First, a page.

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euro zone fiscal and monetary stimulus

November 2019

The euro zone: a blueprint for a brighter future

The euro zone's new stimulus package could deliver the biggest monetary and fiscal boost since 2008. And it's also a sign that the region is putting firmer foundations in place.

The contours of a new plan to jump-start euro zone growth are emerging, just days after the region installed Ursula von der Leyen and Christine Lagarde as its new policy chiefs. 

And it’s a plan that promises the biggest coordinated stimulus since the 2008 financial crisis.

Based on the 2020 draft budget submitted to the European Commission, we expect the euro zone to deliver the most generous tax cuts since 2010, a fiscal boost that’s equivalent to 0.3 per cent of GDP.

The bulk of the stimulus will come from Germany, whose manufacturing-heavy economy is flirting with recession. Germany’s fiscal stance, adjusted for the economic cycle and certain one-off effects, will swing to an expansionary 0.8 per cent of GDP next year from -0.7 per cent in 2018.

However, even this is unlikely to be enough. Germany accounts for nearly a third of euro zone GDP, and our analysis shows that its 2020 spending plan will add no more than 0.4 percentage points to the country’s growth for the same year (see chart).

germany's fiscal boost
German fiscal impact on growth

Source: Pictet Asset Management, CEIC, Refinitiv and Bloomberg, data as of 08.11.2019

It is no surprise, then, that German lawmakers are seeking to relax their long-cherished commitment to maintaining a balanced budget.

Chancellor Angela Merkel said in October that Germans shouldn’t become obsessed with its schwarze Null policy and that investing in the future is also a priority. Finance Minister Olaf Scholz has also suggested the government could spend an extra EUR50 billion.

Public investment is something which the IMF has urged Germany to do. It is also what the European Commission President-elect has pledged for the wider bloc in her manifesto, calling on the EUR 1 trillion spending on sustainable projects over the next decade.1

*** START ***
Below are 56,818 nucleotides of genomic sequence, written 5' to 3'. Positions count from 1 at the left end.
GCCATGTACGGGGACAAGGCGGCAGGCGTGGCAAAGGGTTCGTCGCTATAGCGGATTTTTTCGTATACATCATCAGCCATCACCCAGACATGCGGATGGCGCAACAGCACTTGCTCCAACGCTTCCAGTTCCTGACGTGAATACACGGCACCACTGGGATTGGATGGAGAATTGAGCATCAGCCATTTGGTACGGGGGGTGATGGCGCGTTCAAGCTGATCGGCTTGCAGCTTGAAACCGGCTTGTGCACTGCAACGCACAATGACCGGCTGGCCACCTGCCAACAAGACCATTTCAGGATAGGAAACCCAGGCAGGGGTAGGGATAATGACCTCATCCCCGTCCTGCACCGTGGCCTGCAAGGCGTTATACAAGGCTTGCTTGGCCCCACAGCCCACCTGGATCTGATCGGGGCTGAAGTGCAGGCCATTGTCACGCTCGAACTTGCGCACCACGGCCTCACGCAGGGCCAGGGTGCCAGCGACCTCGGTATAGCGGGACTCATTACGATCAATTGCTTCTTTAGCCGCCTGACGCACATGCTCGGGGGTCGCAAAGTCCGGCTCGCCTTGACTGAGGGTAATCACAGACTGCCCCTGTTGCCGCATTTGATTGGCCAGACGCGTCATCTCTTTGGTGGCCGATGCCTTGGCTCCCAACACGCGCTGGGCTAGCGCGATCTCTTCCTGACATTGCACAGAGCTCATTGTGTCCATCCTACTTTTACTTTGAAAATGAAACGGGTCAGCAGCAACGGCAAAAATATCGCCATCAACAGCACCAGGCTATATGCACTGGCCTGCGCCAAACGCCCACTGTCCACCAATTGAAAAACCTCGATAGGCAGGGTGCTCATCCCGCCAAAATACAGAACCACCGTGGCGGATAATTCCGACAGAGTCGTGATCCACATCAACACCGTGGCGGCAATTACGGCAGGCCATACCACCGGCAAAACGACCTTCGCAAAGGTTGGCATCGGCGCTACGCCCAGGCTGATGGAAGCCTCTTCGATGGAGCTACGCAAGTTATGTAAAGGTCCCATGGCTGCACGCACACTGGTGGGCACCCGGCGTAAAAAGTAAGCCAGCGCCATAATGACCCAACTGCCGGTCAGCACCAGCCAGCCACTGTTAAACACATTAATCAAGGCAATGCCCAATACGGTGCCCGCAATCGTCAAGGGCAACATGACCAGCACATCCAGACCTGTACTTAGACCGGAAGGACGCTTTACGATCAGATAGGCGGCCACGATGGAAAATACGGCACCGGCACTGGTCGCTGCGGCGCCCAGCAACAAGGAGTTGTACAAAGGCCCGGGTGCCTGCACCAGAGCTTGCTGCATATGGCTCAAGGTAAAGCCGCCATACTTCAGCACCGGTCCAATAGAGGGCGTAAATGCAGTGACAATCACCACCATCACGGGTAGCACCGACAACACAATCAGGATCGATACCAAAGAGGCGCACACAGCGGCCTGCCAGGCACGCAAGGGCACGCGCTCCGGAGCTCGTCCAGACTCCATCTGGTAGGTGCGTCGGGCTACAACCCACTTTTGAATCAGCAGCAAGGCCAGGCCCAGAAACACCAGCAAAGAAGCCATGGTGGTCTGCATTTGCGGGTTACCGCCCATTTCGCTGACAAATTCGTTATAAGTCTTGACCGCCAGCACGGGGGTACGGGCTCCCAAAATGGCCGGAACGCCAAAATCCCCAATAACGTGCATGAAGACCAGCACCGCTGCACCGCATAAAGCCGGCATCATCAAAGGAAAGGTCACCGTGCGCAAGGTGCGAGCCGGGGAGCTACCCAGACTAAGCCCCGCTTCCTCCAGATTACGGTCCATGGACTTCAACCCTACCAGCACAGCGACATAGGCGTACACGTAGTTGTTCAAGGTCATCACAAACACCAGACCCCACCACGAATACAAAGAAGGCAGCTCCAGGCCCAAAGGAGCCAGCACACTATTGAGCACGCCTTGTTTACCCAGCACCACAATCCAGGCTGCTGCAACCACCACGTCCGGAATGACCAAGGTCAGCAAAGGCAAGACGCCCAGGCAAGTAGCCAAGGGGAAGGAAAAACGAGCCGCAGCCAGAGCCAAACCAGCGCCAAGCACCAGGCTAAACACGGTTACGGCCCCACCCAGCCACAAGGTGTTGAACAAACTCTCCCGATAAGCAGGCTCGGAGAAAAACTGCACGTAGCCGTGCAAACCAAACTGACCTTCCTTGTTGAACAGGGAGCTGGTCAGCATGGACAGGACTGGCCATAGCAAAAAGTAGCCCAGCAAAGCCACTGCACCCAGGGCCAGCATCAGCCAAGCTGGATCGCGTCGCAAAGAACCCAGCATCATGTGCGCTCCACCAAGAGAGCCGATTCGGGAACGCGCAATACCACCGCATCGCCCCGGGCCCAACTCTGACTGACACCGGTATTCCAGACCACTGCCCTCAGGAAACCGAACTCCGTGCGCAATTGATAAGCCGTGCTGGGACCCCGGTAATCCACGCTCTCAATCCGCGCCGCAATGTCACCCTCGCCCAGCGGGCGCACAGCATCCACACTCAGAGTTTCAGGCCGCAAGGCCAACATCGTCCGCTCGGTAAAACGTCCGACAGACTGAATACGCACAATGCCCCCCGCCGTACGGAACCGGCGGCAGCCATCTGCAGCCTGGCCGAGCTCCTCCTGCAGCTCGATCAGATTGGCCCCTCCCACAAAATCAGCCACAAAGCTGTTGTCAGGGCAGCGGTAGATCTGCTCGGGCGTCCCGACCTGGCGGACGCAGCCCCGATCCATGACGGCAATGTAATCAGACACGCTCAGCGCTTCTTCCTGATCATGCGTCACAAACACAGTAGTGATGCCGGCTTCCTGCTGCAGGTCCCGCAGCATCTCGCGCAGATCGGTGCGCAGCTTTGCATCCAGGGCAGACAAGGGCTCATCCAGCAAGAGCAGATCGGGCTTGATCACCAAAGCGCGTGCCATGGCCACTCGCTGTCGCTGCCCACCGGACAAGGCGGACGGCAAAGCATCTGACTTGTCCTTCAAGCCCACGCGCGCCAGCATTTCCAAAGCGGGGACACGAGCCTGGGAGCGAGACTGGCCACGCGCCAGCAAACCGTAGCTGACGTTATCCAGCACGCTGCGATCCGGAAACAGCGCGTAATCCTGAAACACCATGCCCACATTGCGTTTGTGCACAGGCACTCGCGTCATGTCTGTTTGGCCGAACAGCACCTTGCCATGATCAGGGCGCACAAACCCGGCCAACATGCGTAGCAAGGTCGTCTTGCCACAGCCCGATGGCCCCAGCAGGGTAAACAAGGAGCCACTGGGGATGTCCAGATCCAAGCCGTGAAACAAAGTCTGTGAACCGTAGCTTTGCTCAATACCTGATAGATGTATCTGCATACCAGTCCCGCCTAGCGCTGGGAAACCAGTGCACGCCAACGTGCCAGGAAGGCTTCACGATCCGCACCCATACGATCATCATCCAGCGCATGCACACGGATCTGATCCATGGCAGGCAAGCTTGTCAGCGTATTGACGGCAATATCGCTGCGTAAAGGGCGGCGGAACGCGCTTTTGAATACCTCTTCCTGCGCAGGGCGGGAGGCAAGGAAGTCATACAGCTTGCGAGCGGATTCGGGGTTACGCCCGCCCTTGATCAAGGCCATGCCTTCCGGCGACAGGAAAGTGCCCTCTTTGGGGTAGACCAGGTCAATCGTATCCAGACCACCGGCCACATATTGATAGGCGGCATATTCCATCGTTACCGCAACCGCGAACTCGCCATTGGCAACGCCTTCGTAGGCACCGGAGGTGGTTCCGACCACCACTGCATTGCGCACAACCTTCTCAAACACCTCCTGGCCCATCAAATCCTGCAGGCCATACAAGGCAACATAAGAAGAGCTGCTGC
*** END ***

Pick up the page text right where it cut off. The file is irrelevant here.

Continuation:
Berlin can also cut social security contributions or introduce incentives to buy durable goods, giving an immediate boost to household income that could underpin consumer spending.

For any fiscal stimulus to be effective, however, it is crucial that the central bank plays its part too. This is because higher government spending can, counter-productively, lead to higher borrowing costs.

The ECB is already increasing the stock of money in the financial system to keep interest rates low.

Under the new package unveiled in September, it provides EUR20 billion of fresh stimulus a month. Assuming that the ECB will run the programme at the same pace until it reaches the self-imposed limit, we expect the bank to inject close to half a trillion euros over the next two years.2  This would increase the region’s liquidity supply to its highest level since 2014 and above the 12-year average.3

The ECB could also revamp its existing credit programme, known as Targeted Longer Term Refinancing Operations (TLTROs). At the most extreme, it could dramatically ease the terms of this programme by offering, for example, a perpetual credit line to struggling banks. Or it could resort to a Japan-style yield curve control policy. 

The new ECB chief Lagarde may not need to go that far after all. But should global economic conditions worsen, the ECB, as well as the region’s governments, have plenty of options left in their crisis toolkit to support growth.

And it is for these reasons that, as we argue in our Secular Outlook, the single currency bloc will spend the next few years laying the foundations for a brighter future.